N.Y.'s Dominicans gather to mourn losses

Everyone in community lost friend or relative in crash, leaders say

November 13, 2001|By Sarah Koenig | Sarah Koenig,SUN NATIONAL STAFF

NEW YORK -Last night, as rescuers sorted through crash debris in Queens, hundreds of Dominicans gathered at the opposite end of the city and tried to make sense of what had hit their community.

At Club Deportivo Dominicano, in the heart of Washington Heights, residents of the country's largest Dominican enclave lighted candles, prayed and comforted one another with the easy intimacy of a close-knit community.

They talked about terrorism, about whether they'd ever fly again, and whether Washington Heights would ever be the same.

After a minute of silence, community activist Fernando Mateo addressed the crowd. "In this single day, we've lost more citizens in our community than at any other time. Every Dominican lost a relative or a friend."

About 90 percent of the 260 aboard American Airlines Flight 587 bound for Santo Domingo were Dominicans.

The meeting last night also drew high-level politicians - Gov. George E. Pataki, Sen. Charles E. Schumer and Mayor-elect Michael Bloomberg among them - who promised help and recovery.

But not everyone was sure recovery would come. "We have lost too many people," said Ana Nova, 47, a special education teacher. "I don't see how we can get over it."

Nova's brother-in-law and one of his daughters survived when two hijacked planes crashed into the World Trade Center towers Sept. 11. But after that, he was afraid to fly, Nova said. So he stayed home yesterday when his wife and 3-year-old daughter boarded the flight to Santo Domingo.

The flight was a popular one among New York Dominicans. It usually arrives at noon, which means travelers can have lunch with relatives. Many take their families on the flight. "Flight 587 - I just took that two weeks ago. My mother and father have taken it," said Faviola Soto, 49, the city's first Dominican judge. "I just thought, `Thank God it wasn't me. I have six children.' "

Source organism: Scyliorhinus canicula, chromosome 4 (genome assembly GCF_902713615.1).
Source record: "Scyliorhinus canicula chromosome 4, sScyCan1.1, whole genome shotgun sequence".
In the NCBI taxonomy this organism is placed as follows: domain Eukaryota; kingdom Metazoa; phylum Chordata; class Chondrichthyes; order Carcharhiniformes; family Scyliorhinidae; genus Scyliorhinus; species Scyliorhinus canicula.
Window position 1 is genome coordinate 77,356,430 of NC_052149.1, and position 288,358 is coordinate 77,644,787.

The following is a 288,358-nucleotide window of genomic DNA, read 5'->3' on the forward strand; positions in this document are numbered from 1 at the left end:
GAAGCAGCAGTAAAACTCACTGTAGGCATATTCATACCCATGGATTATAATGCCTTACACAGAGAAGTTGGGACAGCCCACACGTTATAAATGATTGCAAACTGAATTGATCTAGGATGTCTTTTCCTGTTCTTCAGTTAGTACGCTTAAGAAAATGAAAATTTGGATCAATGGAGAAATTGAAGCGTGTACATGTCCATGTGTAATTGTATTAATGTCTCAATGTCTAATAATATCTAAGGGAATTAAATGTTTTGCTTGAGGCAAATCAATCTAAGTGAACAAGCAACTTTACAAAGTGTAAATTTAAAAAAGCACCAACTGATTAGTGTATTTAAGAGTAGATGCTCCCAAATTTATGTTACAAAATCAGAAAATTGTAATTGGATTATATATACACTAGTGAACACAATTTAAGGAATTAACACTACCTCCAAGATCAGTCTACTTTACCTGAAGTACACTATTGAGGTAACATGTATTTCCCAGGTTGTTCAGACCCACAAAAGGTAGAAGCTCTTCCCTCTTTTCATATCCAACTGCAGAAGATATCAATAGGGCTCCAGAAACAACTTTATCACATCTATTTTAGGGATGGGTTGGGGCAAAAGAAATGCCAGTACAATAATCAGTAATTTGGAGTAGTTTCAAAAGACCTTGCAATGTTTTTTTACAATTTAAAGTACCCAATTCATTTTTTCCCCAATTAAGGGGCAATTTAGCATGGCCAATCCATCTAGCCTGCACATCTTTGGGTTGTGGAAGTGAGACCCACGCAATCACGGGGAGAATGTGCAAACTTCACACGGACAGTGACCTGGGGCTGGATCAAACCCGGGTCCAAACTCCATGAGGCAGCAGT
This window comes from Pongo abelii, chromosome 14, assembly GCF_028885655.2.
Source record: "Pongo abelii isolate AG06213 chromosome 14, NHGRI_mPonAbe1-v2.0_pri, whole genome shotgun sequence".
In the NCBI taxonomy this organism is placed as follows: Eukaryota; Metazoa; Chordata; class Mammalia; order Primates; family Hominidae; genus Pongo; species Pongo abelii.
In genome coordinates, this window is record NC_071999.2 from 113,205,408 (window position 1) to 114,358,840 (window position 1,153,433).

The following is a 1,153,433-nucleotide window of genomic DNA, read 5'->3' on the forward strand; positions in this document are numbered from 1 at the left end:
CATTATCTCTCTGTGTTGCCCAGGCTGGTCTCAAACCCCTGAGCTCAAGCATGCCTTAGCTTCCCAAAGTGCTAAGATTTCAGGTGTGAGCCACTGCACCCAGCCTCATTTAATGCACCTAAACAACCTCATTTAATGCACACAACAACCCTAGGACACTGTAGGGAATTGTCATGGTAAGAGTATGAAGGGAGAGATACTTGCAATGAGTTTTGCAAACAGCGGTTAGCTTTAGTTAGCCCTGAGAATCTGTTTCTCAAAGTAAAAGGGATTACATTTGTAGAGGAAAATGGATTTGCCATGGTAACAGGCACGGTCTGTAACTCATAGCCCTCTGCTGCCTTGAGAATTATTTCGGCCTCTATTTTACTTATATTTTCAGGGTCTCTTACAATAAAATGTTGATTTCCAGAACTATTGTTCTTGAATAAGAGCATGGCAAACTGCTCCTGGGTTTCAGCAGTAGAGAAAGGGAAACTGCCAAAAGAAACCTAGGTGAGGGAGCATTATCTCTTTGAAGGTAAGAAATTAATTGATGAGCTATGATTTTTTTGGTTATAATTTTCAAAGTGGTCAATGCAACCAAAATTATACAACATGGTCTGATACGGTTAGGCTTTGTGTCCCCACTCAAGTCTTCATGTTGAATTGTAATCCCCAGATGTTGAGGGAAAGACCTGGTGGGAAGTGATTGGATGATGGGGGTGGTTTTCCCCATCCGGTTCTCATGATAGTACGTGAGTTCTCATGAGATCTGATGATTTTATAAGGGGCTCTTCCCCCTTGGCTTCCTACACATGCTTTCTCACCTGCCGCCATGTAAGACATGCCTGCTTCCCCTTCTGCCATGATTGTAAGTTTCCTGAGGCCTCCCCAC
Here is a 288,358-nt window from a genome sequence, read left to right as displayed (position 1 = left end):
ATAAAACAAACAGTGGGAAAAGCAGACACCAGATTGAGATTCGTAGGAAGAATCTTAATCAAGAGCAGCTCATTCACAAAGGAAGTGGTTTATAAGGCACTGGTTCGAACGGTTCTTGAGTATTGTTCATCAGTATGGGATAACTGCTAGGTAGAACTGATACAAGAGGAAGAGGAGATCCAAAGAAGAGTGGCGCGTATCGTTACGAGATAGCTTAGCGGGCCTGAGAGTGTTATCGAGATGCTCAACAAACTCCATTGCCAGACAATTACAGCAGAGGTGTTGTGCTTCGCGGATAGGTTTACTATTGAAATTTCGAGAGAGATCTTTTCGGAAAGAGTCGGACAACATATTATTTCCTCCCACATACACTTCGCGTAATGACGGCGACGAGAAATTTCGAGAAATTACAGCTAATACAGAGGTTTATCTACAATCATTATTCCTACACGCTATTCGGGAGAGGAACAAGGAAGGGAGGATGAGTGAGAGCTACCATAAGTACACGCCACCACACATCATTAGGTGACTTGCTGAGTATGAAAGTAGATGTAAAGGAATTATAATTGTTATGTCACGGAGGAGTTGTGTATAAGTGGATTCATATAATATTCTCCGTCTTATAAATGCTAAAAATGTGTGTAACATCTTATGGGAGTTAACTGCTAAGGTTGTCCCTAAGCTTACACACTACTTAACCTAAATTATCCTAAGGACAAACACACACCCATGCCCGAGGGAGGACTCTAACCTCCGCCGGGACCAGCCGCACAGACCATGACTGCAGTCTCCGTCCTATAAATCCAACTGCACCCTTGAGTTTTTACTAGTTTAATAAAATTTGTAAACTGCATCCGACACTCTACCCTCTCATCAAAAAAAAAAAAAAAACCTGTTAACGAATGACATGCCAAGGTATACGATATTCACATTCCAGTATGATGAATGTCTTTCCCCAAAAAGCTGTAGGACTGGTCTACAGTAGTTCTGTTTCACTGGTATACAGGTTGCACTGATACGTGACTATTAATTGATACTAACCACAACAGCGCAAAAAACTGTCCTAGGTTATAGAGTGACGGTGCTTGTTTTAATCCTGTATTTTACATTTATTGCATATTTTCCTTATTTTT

Sitting in the club next to her was Manny Rodriguez, 52. His co-worker at Columbia Presbyterian Hospital, who retired Friday, was on yesterday's flight. "The guys all chipped in to buy him a ticket," Rodriguez said.

Celso Cedeno, a well-known community leader, lost his wife in the crash. As his children wept, he told the crowd he had been wondering about what happened Sept. 11, never knowing his life was about to be ripped apart. "Hold hands," he told them. "Stick together."

It's not empty advice in this part of New York, where people are proud of the neighborhood and know their neighbors. On Sept. 11, they came out on the street and hugged one another, said accountant Maria Pellerano, 34.

Like many at the meeting, Pellerano said she wasn't sure if she knew anyone on the flight but had turned up to show support for the community. But when the politicians began talking, giving the meeting the atmosphere of a news conference, Pellerano went outside.

There, candles surrounded a poster of the Virgin Mary decorated with American and Dominican flags. Nearby, a schoolgirl played the national anthem on her violin.

"I thought it was a vigil, but then I hear them being very political," Pellerano said. "I really didn't appreciate that."

Others did, however. Yaniriz Urbaez, 55, a psychologist who had spent the day counseling victims' relatives at the airport, said it meant a lot that elected officials had appeared. "Usually, they only come when they're seeking our votes," she said.

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